ASFB Early Career Excellence Award
The Australian Society for Fish Biology (ASFB) Early Career Excellence Award is given to an early career scientist (someone who is within five years of conferral of their last postgraduate degree) who has made an exceptional advance in the study of fish biology and/or fisheries that has fundamentally changed our understanding and/or management of fishes (fish includes commercially important molluscs and crustaceans). Only one award will be made in a given year, and only if a candidate of exceptional quality is nominated.
Nominations for the award are made by the full Executive Committee during May each year, and the winning candidate selected by a selection committee comprising a diversity of ASFB members (across age groups, gender & disciplines). For more information, or to suggest a nominee, please contact your State/Territory/NZ Representative on the ASFB Executive Council or the ASFB President.
*Nominees must be ASFB financial members at the time of nomination.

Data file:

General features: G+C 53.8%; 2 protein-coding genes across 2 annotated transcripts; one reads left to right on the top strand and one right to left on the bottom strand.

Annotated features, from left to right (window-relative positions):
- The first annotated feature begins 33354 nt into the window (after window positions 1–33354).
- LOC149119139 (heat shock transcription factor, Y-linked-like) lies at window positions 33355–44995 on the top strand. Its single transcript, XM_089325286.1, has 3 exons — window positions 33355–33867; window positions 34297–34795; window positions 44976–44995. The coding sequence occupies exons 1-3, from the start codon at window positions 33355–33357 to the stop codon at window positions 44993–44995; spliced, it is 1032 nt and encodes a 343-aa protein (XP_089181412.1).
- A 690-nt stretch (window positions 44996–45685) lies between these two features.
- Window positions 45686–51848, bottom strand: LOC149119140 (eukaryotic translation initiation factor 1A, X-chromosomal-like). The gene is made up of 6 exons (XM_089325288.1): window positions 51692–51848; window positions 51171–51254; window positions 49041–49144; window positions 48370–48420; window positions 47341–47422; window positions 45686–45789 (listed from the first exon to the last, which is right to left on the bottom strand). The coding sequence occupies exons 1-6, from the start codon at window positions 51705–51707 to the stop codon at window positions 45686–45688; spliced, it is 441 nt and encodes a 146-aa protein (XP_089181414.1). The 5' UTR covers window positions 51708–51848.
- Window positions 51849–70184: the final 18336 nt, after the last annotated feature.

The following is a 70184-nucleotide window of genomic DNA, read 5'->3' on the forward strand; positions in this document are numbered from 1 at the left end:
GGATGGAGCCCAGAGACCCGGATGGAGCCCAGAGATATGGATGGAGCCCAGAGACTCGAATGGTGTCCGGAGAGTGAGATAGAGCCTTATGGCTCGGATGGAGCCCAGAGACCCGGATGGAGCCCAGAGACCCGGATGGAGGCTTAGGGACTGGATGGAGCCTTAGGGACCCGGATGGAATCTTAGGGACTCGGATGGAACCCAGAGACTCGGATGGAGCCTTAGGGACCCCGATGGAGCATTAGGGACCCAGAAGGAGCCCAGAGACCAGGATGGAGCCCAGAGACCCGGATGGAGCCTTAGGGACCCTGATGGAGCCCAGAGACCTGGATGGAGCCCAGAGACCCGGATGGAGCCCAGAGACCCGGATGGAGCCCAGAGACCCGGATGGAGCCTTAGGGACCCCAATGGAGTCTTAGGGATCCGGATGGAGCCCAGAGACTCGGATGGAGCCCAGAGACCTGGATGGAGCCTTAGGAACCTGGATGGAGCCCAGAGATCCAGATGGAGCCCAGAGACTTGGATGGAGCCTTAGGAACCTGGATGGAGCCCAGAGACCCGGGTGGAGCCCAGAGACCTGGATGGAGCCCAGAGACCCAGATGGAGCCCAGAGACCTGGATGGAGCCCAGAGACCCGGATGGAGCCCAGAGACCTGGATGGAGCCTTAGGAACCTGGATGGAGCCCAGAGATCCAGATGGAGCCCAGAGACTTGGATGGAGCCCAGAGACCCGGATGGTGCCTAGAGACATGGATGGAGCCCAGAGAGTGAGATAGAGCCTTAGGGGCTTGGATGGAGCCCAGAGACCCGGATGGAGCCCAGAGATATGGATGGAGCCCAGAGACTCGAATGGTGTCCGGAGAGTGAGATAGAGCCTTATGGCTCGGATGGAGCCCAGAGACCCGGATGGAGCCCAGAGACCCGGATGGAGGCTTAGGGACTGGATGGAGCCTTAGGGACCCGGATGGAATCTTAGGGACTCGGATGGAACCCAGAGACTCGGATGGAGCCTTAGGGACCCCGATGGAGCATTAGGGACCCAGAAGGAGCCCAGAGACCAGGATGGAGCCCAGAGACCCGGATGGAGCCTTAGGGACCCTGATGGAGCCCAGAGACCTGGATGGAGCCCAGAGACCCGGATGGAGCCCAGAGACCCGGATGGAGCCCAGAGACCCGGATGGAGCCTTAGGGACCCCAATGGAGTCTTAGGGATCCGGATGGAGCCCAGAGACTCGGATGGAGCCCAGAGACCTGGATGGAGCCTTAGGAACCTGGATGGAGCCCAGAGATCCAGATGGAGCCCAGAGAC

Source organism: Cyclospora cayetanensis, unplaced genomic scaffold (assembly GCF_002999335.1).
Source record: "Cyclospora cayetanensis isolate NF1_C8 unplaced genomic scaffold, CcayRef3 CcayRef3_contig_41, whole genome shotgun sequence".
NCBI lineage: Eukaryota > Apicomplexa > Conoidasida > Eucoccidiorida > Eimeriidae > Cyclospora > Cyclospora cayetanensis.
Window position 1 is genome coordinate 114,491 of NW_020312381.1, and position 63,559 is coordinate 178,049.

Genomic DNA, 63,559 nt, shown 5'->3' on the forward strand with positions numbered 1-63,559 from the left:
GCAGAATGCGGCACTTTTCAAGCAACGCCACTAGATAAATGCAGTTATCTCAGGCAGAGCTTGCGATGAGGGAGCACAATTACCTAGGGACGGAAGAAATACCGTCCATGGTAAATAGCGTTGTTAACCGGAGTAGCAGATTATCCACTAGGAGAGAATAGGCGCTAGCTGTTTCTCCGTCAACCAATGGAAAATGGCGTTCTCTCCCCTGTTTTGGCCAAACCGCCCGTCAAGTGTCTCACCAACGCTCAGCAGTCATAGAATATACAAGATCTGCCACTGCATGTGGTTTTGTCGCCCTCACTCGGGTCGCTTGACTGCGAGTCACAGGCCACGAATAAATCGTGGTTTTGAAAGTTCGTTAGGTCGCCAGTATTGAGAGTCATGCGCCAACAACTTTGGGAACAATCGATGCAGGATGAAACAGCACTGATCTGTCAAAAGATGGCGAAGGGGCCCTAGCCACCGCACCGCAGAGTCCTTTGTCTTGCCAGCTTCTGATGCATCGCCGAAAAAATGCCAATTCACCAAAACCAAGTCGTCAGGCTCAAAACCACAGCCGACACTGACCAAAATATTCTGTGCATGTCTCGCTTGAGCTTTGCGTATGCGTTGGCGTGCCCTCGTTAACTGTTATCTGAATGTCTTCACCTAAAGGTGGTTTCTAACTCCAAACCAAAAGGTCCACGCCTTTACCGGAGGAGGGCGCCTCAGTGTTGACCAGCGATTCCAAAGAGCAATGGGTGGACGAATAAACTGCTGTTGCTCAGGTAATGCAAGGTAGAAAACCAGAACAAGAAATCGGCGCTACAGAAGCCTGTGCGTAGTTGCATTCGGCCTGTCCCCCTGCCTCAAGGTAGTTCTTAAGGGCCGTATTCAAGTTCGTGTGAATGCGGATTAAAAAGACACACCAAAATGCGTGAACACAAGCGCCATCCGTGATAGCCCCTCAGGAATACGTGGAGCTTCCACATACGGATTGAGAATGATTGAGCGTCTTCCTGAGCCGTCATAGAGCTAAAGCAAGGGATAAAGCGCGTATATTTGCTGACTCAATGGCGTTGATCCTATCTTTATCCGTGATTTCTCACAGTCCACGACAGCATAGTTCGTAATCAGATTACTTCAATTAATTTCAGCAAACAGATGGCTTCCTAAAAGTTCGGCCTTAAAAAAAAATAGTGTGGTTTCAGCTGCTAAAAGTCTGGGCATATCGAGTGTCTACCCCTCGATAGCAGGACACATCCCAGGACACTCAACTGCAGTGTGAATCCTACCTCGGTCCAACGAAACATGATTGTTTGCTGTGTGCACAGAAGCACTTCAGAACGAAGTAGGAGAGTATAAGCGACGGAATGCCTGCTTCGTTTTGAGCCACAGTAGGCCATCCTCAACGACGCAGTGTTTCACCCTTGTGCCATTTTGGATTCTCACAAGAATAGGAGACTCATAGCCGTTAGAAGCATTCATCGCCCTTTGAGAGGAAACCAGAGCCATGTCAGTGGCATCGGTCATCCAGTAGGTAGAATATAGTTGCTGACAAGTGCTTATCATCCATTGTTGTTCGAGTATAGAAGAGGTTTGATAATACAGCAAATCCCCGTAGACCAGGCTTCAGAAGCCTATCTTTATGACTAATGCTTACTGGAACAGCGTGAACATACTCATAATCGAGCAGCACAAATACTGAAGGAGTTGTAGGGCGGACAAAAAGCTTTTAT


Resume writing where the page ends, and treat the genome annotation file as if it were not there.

2018: Dr Kirsty Nash (University of Tasmania) fro contributions to our understanding of the functional and spatial ecology of marine fishes.
2017: Dr. Jennifer Donelson (James Cook University) for outstanding contributions to our understanding of the ecology and early life history of tropical fishes, and their capacity to acclimate to predicted environmental changes arising from marine climate change.
2016: Dr. Jason Thiem (NSW Department of Primary Industries) for exceptional contributions to the field of freshwater fish movement ecology and physiology.
2014: Dr. John Morrongiello (University of Melbourne) for outstanding contributions to our understanding of life history effects in fish and fisheries, particulalry with respect to climate change, through the use of innovative modelling approaches.
2012: Assoc. Prof. Alison King (Charles Darwin University) has made significant contributions to the field of environmental flow restoration and was the first to highlight the importance of the main channel environment in the Murray-Darling Basin for rearing some fish species, even under low flow conditions.
2011: Dr Rebecca Fisher (Oceans Institute, UWA) for contributions and breakthroughs in our understanding of larval fish dispersal and connectivity.